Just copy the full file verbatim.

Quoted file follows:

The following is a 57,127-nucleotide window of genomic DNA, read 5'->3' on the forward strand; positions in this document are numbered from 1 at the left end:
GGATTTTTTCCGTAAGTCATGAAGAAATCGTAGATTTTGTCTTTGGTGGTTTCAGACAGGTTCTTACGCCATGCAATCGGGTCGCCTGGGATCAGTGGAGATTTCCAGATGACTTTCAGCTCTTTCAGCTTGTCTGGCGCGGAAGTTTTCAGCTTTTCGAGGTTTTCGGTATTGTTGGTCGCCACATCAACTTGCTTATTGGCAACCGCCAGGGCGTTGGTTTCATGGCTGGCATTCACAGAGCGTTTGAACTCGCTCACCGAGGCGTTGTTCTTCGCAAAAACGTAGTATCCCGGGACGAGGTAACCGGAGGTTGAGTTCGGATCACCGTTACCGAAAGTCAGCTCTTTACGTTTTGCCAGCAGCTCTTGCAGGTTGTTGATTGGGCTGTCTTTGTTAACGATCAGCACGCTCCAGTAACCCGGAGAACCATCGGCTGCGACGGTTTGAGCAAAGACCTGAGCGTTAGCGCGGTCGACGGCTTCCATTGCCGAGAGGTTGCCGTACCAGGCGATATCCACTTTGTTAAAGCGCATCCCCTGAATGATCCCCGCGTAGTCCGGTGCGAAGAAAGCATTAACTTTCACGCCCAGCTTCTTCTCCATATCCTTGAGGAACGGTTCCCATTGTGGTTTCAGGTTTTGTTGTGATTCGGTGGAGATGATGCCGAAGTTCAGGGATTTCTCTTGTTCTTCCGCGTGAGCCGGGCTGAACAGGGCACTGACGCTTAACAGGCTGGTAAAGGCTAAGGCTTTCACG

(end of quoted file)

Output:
The following is a 57,127-nucleotide window of genomic DNA, read 5'->3' on the forward strand; positions in this document are numbered from 1 at the left end:
GGATTTTTTCCGTAAGTCATGAAGAAATCGTAGATTTTGTCTTTGGTGGTTTCAGACAGGTTCTTACGCCATGCAATCGGGTCGCCTGGGATCAGTGGAGATTTCCAGATGACTTTCAGCTCTTTCAGCTTGTCTGGCGCGGAAGTTTTCAGCTTTTCGAGGTTTTCGGTATTGTTGGTCGCCACATCAACTTGCTTATTGGCAACCGCCAGGGCGTTGGTTTCATGGCTGGCATTCACAGAGCGTTTGAACTCGCTCACCGAGGCGTTGTTCTTCGCAAAAACGTAGTATCCCGGGACGAGGTAACCGGAGGTTGAGTTCGGATCACCGTTACCGAAAGTCAGCTCTTTACGTTTTGCCAGCAGCTCTTGCAGGTTGTTGATTGGGCTGTCTTTGTTAACGATCAGCACGCTCCAGTAACCCGGAGAACCATCGGCTGCGACGGTTTGAGCAAAGACCTGAGCGTTAGCGCGGTCGACGGCTTCCATTGCCGAGAGGTTGCCGTACCAGGCGATATCCACTTTGTTAAAGCGCATCCCCTGAATGATCCCCGCGTAGTCCGGTGCGAAGAAAGCATTAACTTTCACGCCCAGCTTCTTCTCCATATCCTTGAGGAACGGTTCCCATTGTGGTTTCAGGTTTTGTTGTGATTCGGTGGAGATGATGCCGAAGTTCAGGGATTTCTCTTGTTCTTCCGCGTGAGCCGGGCTGAACAGGGCACTGACGCTTAACAGGCTGGTAAAGGCTAAGGCTTTCACG